ireland for instance has made huge efforts to regain the trust of the market. they have had structural reforms. they export more in portugal. they have a huge consensus to perceive the reforms. and the latest data we have from portugal is quite encouraging in terms of the deficit. in greece, and they are working on a bipartisan way to fulfill their duty to strength than their finances. italy a few days ago has taken huge reforms and they have strength in their object does to have a balanced budget by 2013. and i have talked with the future prime minister of spain and he assured me again that in
spain they are going to pursue the reforms in the last government. even the members that are not yet members of the euro have made huge efforts on their side in order to contribute to this new structure. let's not forget that it is the citizens who are going to have to make huge efforts. we are asking a lot of them. they do that so that their countries in the euro zone and general will be more stable and that deserves all of our respect. [applause] >> translator: and people have to be responsible. those who are responsible can count on the solidarity of the other members. the solidarity of the second pillar of this new treaty and some elements are important. number one, with direct gets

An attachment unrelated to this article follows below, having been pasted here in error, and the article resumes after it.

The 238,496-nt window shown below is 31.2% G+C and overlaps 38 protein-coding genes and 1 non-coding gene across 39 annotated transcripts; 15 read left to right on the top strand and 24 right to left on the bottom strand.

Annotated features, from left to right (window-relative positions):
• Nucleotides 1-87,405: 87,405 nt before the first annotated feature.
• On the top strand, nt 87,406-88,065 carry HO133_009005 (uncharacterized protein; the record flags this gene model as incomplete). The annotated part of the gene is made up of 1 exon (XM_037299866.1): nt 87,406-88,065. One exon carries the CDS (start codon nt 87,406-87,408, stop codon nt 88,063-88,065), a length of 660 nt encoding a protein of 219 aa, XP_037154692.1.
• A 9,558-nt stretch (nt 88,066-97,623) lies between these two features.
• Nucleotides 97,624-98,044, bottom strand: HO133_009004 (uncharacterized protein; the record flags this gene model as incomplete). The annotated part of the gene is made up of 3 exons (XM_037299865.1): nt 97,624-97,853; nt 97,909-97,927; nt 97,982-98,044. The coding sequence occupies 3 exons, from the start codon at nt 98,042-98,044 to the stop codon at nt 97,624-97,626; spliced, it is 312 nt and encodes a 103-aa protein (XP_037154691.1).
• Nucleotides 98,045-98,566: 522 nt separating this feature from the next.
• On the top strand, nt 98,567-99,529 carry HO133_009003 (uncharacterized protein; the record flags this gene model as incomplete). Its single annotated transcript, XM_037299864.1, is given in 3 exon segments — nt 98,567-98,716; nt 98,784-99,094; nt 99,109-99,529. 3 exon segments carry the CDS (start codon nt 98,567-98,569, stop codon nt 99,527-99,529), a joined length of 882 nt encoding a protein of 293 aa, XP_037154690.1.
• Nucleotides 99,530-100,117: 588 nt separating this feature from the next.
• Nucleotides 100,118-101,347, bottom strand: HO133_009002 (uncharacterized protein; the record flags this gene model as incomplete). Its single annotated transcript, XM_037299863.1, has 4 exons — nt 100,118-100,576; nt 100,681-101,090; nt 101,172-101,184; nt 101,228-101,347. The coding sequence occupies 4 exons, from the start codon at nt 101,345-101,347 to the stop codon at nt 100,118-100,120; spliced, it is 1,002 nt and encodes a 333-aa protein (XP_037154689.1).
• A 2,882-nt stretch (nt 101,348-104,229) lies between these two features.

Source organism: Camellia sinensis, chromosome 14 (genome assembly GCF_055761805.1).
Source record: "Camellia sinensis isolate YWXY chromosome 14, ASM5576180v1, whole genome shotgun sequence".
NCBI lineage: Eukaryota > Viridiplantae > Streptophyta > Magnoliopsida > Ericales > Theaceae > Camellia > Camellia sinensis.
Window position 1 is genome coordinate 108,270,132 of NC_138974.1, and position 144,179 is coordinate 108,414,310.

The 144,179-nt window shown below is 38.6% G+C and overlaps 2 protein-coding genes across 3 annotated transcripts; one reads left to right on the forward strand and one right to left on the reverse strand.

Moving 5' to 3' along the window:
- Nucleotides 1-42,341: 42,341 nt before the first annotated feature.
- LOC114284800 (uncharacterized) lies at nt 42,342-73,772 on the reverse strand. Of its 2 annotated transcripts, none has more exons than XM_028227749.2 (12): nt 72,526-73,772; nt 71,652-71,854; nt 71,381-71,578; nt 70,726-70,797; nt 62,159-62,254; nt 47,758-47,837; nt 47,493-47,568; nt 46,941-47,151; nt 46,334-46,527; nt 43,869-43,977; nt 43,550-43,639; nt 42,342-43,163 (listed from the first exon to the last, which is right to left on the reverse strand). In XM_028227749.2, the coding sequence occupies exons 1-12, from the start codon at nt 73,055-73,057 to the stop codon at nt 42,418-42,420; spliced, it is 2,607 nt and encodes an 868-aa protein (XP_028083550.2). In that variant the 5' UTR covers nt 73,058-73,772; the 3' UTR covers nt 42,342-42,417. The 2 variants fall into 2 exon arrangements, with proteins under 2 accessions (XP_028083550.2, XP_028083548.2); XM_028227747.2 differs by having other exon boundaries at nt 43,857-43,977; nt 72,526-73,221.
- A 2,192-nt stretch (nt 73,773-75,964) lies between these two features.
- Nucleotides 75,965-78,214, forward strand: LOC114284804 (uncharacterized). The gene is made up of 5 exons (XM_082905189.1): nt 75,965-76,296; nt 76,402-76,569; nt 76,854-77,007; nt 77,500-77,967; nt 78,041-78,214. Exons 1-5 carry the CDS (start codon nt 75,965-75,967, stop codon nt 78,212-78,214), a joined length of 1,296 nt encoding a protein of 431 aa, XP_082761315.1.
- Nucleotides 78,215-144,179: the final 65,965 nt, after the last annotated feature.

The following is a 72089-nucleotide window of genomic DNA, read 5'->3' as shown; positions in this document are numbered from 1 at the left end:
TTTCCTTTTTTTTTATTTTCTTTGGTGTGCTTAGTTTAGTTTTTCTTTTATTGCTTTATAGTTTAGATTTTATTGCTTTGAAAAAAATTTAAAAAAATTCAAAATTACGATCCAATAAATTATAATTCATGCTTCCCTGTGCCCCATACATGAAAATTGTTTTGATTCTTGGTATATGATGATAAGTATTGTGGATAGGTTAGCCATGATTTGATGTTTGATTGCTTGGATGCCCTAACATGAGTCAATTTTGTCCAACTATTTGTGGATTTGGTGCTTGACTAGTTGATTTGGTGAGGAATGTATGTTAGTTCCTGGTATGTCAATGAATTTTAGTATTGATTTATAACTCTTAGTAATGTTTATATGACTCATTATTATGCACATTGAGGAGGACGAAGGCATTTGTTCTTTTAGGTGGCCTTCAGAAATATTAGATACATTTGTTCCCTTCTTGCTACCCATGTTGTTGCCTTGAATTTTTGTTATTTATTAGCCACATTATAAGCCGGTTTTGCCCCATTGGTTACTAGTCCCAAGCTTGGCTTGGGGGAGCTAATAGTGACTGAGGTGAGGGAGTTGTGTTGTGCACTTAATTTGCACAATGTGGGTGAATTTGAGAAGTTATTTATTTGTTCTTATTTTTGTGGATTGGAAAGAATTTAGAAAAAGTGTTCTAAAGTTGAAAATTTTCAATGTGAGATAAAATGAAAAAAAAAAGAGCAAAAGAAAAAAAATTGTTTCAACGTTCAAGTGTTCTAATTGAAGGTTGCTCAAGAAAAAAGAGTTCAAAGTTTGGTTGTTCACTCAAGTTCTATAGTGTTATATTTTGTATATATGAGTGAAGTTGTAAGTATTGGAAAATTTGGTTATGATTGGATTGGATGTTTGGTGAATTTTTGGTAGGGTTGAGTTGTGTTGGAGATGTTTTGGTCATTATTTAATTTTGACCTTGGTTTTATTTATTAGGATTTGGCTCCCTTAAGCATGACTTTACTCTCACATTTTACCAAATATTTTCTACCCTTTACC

adopted at the end of november, we are going to increase. and last week at the council, we have decided that the central bank has decided to support the eff with its expertise and its tech to call possibility. i think this will be very yeah, you cannot clap, you can applaud. you can applaud. [laughter] [applause] >> translator: yes, you should be better informed. these are good possibilities and good chances for we who have guaranteed all of this to the and i think he should we
underestimated 250 billion. the dsm, the mechanism will be ready in 2012. when we do that, all member states, including ice will have to pay n. this mechanism. all other states will have to put money in. this is a big difference with the eff. and it is an important capital. capital will not be available. and this increases the credibility. the number three, the i am off to have a fund with a data row
contributions with these bilateral contributions will be about 200 billion other members of the international were invited to contribute to this new imf fund. and when that's done we'll be in the imf, they will be managed without the strict rules that make elation. the german government has decided yesterday about the modalities of power going to contribute. before, since the private sector wants to contribute, we are going to stick to the press is that the imf in terms of private sector contributions to the sovereign debt. the same causes are going to be
but also a crisis of credibility, of trust. and the politics and politicians are responsible for that. first we committed mistakes in the very construction of the eurozone, and this was aggravated when we added more mistakes. and the principle, we are not even respected, not applied or nobody stuck to it that there would be applied. i can only undermine politics in the past caused all these mistakes. finally politics decided to correct it and to overcome the crisis of trust and to draw the conclusion that had to be drawn. it is only this way that we are going to come out of the huge